First Image: 12th Century, French, limestone and oolitic
Summer… when fireflies come out at dusk and ice melts too fast in lemonade; ice cream tastes better even though it’s the same-old flavor. It has two weather patterns, hot and very hot, and when it rains it likes to pour. We complain in the summer because the steering wheel burns our hands and the sand burns our feet. The weeds grow thick and the air grows thick and everything feels sticky. The mosquitoes swarm and the flies love the picnics. It’s too crowded at the beach and the jellyfish fills in the empty spaces. Days are long, nights are short but then, without us noticing, when we turn the calendar over Labor Day comes and goes… we feel a sudden sense of remorse because summer is no longer there to complain about!
Today’s blog brings us the esteemed thinker: John Muir (1838-1914), one of the earliest preservationist in the United State. Naturalist, writer, conservationist, and founder of the Sierra Club, John Muir is noted as the Father of the National Park Service. His foresight and influence to convince the U.S. government to protect Yosemite, Sequoia, Grand Canyon and Mt. Rainier as national parks was a testimony to his writing. John Muir’s illustrious words came from a lifetime of work as a wilderness explorer, and his unyielding desire to maintain a natural environment that would not be exploited; still a rallying cry for all who wish to preserve our world.
I now bring you from his work of 1911, My First Summer in The Sierra; surely his personal reflections will remind you of the wonders that nature brings.
“… Warm, mellow summer. The glowing sunbeams make every nerve tingle. The new needles of the pines and firs are nearly full grown and shine gloriously… Summer is ripe. Flocks of seeds are already out of their cups and pods seeking their predestined places. Some will strike root and grow up beside their parents, others flying on the wings of the wind far from them, among strangers. Most of the young birds are full feathered and out of their nests, though still looked after by both father and mother, protected and fed and to some extent educated. How beautiful the home life of birds! No wonder we all love them…”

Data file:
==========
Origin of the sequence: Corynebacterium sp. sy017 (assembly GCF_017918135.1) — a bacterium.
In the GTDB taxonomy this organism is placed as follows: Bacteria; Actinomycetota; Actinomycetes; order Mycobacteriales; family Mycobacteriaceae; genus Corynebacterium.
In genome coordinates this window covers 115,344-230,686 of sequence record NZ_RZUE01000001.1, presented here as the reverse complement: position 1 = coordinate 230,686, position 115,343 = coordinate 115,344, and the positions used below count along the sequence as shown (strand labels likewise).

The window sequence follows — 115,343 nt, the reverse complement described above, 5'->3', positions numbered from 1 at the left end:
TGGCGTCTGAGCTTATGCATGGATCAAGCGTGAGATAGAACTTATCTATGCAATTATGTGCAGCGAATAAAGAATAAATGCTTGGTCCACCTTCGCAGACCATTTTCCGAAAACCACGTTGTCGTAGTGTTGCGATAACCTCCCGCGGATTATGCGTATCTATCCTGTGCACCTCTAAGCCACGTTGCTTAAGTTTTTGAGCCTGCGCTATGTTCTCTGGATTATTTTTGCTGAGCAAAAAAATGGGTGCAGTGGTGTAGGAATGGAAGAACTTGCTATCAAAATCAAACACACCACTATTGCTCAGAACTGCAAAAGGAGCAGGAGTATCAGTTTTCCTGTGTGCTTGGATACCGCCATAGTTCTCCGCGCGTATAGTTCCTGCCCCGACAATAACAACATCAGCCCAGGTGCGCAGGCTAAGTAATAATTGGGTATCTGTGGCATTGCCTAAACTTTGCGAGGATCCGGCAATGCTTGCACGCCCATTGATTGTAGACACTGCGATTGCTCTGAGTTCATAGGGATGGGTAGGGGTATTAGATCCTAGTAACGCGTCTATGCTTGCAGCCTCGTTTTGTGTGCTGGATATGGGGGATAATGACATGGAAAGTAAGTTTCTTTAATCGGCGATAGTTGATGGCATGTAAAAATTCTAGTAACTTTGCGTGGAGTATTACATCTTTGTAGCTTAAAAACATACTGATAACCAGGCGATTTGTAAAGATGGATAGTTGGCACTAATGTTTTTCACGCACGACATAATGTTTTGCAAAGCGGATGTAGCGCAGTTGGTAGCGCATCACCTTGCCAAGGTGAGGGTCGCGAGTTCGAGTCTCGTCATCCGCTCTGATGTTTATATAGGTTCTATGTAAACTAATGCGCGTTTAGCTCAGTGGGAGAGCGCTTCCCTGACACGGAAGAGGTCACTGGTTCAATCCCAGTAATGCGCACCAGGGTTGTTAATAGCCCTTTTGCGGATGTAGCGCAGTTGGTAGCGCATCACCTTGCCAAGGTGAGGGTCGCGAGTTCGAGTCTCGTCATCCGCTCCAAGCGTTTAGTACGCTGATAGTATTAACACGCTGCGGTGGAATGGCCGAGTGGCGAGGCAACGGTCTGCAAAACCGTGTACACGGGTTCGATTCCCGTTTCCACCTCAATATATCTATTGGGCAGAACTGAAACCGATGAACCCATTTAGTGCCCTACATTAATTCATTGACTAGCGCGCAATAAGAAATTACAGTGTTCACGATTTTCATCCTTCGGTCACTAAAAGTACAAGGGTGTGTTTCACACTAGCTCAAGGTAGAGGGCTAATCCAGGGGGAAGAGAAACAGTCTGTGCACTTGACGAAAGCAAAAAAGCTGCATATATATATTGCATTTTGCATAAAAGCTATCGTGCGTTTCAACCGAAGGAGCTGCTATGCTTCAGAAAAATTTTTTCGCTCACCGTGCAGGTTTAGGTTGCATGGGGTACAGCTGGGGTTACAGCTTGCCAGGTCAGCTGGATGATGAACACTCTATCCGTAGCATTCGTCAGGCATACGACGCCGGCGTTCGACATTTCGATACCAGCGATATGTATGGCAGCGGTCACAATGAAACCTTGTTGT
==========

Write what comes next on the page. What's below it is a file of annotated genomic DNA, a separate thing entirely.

First image: Sierra Forest
There are few people that would disagree with the idea that humans and plants should and can co-exist. Though we know that there are many species of plants that have raised the ire of both men and woman, for the most part our relationships are of the utmost importance, especially for people. Plants provide us not only shade, food, medicinal benefits, and aesthetics, they are the source that keeps our land from eroding and provides us with oxygen to breathe. All and all it seems as though they are certainly pulling their weight.
Being this is the case, with all the positives they provide, one can agree… flora and fauna do not ask for much except to be left alone. However, it makes us wonder why it is that some humans have a propensity to destroy or maim with no regard for the outcome of the plants. For example, let us take the bamboo plants that are growing in a particular zoo’s habitat; it offers us the opportunity to walk among the gatherings of these majestic plants that have grown to heights that rival a tree. Such a lovely setting it is until you examine the stalks closely and see the bamboo has been intentionally carved and defaced with names and dates of those who felt a need to molest the plants. An intentional act with seemingly little value or purpose.
And so, the next time you come upon a plant, take heed for although you may have a yearning to claim it as your own, think twice before putting you signature on Mother Nature’s creation.
Today’s post brings back the esteemed thinker John Muir (1838-1914), a revolutionary preservationist naturalist, writer, conservationist, and founder of the Sierra Club. Born in Dunbar, Scotland in 1849, the Muir family emigrated to the United States, settling first at Fountain Lake and then moving to Hickory Hill Farm near Portage, Wisconsin.